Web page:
“Goes Grey… Alzheimers” by James P. Scott featuring Paranoid Parrot
Exhibiting artists were given the task of creating new memes using classic internet memes as their inspiration. From the beloved Grumpy Cat to the forbidden goatse (Do not google goatse, please. Or blue waffles. Really. Trust us!), memes were given a variety of interpretations and revisions in media ranging form paint to textiles.
The term “meme” was coined by Richard Dawkins in his 1976 book, The Selfish Gene. I find one of the more interesting descriptions comes from a Dr. Luis Benitez-Bribiesca, a critic of memetics, who calls the theory,
…a “pseudoscientific dogma” and “a dangerous idea that poses a threat to the serious study of consciousness and cultural evolution.”
This all may sound a bit heady for our subject matter, but have no worries, we will narrow down the “meme” to it’s bastard-child subset, the “internet meme.” Mostly created by geeks and spread via sites such as Reddit and 4chan, and then spewed across millions of status updates on Facebook, internet memes are created by using image macros, an image that can be superimposed with text for a potentially humorous effect.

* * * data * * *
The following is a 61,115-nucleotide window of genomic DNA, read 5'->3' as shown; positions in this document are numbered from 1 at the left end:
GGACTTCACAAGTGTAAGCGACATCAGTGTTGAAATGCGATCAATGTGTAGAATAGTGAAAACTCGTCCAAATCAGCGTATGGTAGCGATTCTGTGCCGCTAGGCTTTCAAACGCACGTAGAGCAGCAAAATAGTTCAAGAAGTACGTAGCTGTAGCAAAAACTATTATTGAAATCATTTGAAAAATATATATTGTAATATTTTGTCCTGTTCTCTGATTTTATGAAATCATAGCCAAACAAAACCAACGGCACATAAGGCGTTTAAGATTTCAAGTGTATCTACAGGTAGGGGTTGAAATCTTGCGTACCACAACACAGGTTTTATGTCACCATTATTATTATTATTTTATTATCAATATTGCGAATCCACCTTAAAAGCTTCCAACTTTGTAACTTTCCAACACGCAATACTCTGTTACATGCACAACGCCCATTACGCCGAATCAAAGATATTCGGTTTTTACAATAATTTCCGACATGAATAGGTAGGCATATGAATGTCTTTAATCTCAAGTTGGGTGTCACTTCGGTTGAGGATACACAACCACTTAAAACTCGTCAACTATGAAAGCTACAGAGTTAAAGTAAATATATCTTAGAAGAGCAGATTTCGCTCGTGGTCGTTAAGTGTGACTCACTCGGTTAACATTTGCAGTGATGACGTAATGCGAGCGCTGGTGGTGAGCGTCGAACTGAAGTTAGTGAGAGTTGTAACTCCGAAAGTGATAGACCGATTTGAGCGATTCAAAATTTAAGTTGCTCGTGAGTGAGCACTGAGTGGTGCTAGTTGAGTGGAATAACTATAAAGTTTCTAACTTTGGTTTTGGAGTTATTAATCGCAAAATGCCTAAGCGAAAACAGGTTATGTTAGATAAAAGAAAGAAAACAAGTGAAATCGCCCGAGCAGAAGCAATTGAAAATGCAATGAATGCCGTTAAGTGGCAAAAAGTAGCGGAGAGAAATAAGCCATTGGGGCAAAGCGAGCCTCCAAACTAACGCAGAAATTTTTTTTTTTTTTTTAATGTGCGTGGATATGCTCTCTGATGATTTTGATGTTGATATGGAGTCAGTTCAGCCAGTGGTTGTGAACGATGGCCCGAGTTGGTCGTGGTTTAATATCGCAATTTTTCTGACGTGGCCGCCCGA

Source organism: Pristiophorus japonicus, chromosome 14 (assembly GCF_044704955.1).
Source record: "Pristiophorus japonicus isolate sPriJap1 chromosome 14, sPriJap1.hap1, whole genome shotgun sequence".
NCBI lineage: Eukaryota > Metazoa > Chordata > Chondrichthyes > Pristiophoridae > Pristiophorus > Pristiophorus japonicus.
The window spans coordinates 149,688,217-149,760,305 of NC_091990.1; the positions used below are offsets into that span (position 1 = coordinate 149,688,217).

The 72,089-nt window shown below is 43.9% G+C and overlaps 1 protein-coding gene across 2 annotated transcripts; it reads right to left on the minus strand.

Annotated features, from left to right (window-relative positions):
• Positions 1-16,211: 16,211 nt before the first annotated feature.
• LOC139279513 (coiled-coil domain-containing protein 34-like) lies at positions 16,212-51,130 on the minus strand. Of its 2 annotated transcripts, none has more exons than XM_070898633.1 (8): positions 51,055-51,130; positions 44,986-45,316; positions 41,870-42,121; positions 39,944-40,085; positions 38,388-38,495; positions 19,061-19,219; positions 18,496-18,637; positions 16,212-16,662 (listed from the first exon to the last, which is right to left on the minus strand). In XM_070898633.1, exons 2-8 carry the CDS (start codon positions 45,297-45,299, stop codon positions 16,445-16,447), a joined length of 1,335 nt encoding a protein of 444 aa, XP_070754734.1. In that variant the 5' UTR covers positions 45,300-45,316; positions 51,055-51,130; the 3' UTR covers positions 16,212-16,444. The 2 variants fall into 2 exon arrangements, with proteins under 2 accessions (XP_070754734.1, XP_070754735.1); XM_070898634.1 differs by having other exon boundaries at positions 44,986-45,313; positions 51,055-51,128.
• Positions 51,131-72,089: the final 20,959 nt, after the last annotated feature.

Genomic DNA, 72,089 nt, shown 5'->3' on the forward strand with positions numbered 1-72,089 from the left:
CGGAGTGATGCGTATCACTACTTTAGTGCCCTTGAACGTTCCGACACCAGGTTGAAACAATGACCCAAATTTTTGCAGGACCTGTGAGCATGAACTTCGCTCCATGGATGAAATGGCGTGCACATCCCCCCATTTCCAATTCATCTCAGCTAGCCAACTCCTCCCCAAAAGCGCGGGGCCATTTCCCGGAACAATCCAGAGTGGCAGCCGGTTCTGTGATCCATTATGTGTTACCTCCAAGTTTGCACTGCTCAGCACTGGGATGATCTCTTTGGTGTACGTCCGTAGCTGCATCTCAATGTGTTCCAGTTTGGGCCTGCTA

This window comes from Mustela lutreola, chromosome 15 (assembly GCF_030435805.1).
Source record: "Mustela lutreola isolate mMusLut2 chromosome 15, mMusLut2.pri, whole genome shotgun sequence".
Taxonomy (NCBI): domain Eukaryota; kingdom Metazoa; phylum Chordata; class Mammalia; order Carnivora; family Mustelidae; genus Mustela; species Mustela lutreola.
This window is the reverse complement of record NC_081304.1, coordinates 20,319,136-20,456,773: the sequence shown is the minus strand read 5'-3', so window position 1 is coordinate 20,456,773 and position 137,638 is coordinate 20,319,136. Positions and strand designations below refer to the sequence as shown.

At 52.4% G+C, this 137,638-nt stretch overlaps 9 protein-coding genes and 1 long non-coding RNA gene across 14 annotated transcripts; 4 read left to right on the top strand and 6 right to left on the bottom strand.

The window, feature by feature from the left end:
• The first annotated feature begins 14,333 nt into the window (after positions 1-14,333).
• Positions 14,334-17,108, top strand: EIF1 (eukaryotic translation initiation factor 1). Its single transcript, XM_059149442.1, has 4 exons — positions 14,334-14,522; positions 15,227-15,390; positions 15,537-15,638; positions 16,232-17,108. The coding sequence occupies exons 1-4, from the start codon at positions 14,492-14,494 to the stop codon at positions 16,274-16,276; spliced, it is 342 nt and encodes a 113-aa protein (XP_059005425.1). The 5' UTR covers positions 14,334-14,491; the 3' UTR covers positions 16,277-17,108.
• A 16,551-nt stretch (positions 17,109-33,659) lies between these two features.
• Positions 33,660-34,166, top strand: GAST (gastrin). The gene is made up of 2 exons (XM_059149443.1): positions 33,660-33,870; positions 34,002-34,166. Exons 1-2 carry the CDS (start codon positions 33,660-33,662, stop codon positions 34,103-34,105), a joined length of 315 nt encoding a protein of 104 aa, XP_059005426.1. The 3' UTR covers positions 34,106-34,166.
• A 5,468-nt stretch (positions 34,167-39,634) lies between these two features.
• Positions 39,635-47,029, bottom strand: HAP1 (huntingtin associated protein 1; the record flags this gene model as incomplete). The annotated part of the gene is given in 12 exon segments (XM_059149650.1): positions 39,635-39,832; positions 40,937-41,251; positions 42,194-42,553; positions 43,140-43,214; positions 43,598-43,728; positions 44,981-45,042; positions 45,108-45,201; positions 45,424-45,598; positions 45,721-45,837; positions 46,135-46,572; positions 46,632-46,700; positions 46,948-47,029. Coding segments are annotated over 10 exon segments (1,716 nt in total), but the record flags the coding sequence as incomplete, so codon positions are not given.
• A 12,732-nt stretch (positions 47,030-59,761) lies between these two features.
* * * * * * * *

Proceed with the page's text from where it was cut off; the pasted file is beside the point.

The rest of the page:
One of the earlier successful examples of the internet meme was the lolcat “i can has cheezburger” cat, which really started the meme craze. Lolcats are pictures of animals paired with various original captions. When anonymous began their protests, memes were part of their signage.
With a concept of of (re)creating original memes for an exhibition, illuminoidal arts, under the auspices of artist and gallery owner Leah C. Dixon, brought together a slew of disparate artists, who are united by their meme fluency. She writes:
As communications have become increasingly networked and cross-pollinated, memes – pieces of information that spread virally through social networks, e-mail and smartphone applications – have become a staple of expression in the digital age. Artists for this show were challenged to create works that referenced and re-mixed this current and evolving cultural phenomenon.
Exhibiting artists for Meme Democracy include: Douglas Alvarez, Stephen Anderson, Lethargic Artist, Vicki Barkley, Terri Berman, Kelly Blunt, Bill Dambrova, Lisa Derrick Leah C. Dixon, Tamara Guion, Joyce Lieberman, Johnny Naked, Carol Powell, Daniel Rolnik, James P. Scott, Amy Sheridan, and Mara Thompson. (Full disclosure: Lisa Derrick is CARTWHEELart.com’s editorial director, and Daniel Rolnik contributed to CARTWHEELart.com during our first six months).
Also on display will be an additional selection of works by illuminoidal founder, Leah C. Dixon.
“Nice Background” by Bill Dambrova featuring Art Student Owl
Photographs by Leah C. Dixon